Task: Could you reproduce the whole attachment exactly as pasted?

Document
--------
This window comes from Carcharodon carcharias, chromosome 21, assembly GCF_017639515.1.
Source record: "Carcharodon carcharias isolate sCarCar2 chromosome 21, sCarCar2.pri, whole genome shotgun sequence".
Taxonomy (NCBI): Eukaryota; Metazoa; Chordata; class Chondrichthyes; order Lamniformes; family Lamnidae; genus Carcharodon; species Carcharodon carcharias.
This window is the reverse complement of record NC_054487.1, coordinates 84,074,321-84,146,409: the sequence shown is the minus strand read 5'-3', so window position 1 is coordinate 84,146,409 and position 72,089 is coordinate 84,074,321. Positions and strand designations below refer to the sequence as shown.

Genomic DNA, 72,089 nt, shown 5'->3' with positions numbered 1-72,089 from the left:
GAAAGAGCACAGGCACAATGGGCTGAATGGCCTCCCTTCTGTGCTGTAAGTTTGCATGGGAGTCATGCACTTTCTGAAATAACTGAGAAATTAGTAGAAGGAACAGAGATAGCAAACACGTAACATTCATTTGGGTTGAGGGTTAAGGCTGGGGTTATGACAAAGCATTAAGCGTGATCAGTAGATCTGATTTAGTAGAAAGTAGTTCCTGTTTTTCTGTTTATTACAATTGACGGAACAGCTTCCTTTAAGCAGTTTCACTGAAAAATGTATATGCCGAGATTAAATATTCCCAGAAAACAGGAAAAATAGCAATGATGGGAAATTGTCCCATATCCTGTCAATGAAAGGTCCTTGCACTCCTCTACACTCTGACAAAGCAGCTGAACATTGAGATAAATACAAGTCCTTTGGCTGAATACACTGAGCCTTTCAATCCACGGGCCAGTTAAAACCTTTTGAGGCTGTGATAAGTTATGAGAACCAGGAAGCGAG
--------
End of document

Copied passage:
This window comes from Carcharodon carcharias, chromosome 21, assembly GCF_017639515.1.
Source record: "Carcharodon carcharias isolate sCarCar2 chromosome 21, sCarCar2.pri, whole genome shotgun sequence".
Taxonomy (NCBI): Eukaryota; Metazoa; Chordata; class Chondrichthyes; order Lamniformes; family Lamnidae; genus Carcharodon; species Carcharodon carcharias.
This window is the reverse complement of record NC_054487.1, coordinates 84,074,321-84,146,409: the sequence shown is the minus strand read 5'-3', so window position 1 is coordinate 84,146,409 and position 72,089 is coordinate 84,074,321. Positions and strand designations below refer to the sequence as shown.

Genomic DNA, 72,089 nt, shown 5'->3' with positions numbered 1-72,089 from the left:
GAAAGAGCACAGGCACAATGGGCTGAATGGCCTCCCTTCTGTGCTGTAAGTTTGCATGGGAGTCATGCACTTTCTGAAATAACTGAGAAATTAGTAGAAGGAACAGAGATAGCAAACACGTAACATTCATTTGGGTTGAGGGTTAAGGCTGGGGTTATGACAAAGCATTAAGCGTGATCAGTAGATCTGATTTAGTAGAAAGTAGTTCCTGTTTTTCTGTTTATTACAATTGACGGAACAGCTTCCTTTAAGCAGTTTCACTGAAAAATGTATATGCCGAGATTAAATATTCCCAGAAAACAGGAAAAATAGCAATGATGGGAAATTGTCCCATATCCTGTCAATGAAAGGTCCTTGCACTCCTCTACACTCTGACAAAGCAGCTGAACATTGAGATAAATACAAGTCCTTTGGCTGAATACACTGAGCCTTTCAATCCACGGGCCAGTTAAAACCTTTTGAGGCTGTGATAAGTTATGAGAACCAGGAAGCGAG